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Hi, my name is Frank, and I collect secrets. It all started with a crazy idea in November of 2004. I printed up 3,000 self-addressed postcards, just like this. They were blank on one side, and on the other side I listed some simple instructions. I asked people to anonymously share an artful secret they'd never told anyone before. And I handed out these postcards randomly on the streets of Washington, D.C., not knowing what to expect.
But soon the idea began spreading virally. People began to buy their own postcards and make their own postcards. I started receiving secrets in my home mailbox, not just with postmarks from Washington, D.C., but from Texas, California, Vancouver, New Zealand, Iraq. Soon my crazy idea didn't seem so crazy. PostSecret.com is the most visited advertisement-free blog in the world. And this is my postcard collection today. You can see my wife struggling to stack a brick of postcards on a pyramid of over a half-million secrets.
What I'd like to do now is share with you a very special handful of secrets from that collection, starting with this one. "I found these stamps as a child, and I have been waiting all my life to have someone to send them to. I never did have someone." Secrets can take many forms. They can be shocking or silly or soulful. They can connect us to our deepest humanity or with people we'll never meet. (Laughter) Maybe one of you sent this one in. I don't know. This one does a great job of demonstrating the creativity that people have when they make and mail me a postcard. This one obviously was made out of half a Starbucks cup with a stamp and my home address written on the other side.
"Dear Birthmother, I have great parents. I've found love. I'm happy." Secrets can remind us of the countless human dramas, of frailty and heroism, playing out silently in the lives of people all around us even now. "Everyone who knew me before 9/11 believes I'm dead." "I used to work with a bunch of uptight religious people, so sometimes I didn't wear panties, and just had a big smile and chuckled to myself."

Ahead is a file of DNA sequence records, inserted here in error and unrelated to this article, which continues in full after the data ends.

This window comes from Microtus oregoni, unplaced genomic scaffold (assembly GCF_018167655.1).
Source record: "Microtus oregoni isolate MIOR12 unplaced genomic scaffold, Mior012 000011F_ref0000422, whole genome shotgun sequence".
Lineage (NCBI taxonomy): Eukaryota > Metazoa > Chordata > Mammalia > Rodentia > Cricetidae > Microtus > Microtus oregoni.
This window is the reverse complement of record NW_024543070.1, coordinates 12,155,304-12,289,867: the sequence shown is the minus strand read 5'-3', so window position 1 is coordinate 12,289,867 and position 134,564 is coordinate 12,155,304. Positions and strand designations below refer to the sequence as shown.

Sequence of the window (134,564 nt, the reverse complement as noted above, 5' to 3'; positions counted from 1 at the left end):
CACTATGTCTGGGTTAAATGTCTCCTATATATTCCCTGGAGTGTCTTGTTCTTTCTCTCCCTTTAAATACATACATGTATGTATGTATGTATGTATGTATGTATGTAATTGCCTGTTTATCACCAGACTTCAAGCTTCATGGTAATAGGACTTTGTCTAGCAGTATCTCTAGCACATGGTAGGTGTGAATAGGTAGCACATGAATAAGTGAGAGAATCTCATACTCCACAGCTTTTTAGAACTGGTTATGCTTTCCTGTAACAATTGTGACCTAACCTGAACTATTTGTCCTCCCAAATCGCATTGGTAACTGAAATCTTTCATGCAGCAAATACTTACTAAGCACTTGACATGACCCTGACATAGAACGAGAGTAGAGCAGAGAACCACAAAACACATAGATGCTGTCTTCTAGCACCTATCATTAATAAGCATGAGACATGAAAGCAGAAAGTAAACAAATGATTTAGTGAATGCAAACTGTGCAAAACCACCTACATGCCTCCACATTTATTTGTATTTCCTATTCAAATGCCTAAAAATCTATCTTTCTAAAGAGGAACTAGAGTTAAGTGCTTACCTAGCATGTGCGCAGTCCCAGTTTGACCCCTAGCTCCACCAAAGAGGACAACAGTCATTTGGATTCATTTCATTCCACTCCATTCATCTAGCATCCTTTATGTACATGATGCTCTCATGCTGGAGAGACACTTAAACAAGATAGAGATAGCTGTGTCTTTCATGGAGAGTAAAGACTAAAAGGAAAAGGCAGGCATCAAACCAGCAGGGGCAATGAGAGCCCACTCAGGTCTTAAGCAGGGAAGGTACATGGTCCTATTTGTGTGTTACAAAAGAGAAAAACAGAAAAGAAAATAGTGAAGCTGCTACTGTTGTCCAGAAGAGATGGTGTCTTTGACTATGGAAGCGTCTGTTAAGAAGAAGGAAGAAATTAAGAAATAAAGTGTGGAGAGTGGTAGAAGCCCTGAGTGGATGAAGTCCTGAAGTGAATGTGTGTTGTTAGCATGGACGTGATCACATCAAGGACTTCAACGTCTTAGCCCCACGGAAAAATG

This next one takes a little explanation before I share it with you. I love to speak on college campuses and share secrets and the stories with students. And sometimes afterwards I'll stick around and sign books and take photos with students. And this next postcard was made out of one of those photos. And I should also mention that, just like today, at that PostSecret event, I was using a wireless microphone. "Your mic wasn't off during sound check. We all heard you pee." (Laughter) This was really embarrassing when it happened, until I realized it could have been worse. Right. You know what I'm saying.
"Inside this envelope is the ripped up remains of a suicide note I didn't use. I feel like the happiest person on Earth (now.)" "One of these men is the father of my son. He pays me a lot to keep it a secret."
"That Saturday when you wondered where I was, well, I was getting your ring. It's in my pocket right now." I had this postcard posted on the PostSecret blog two years ago on Valentine's Day. It was the very bottom, the last secret in the long column. And it hadn't been up for more than a couple hours before I received this exuberant email from the guy who mailed me this postcard.
And he said, "Frank, I've got to share with you this story that just played out in my life." He said, "My knees are still shaking." He said, "For three years, my girlfriend and I, we've made it this Sunday morning ritual to visit the PostSecret blog together and read the secrets out loud. I read some to her, she reads some to me." He says, "It's really brought us closer together through the years.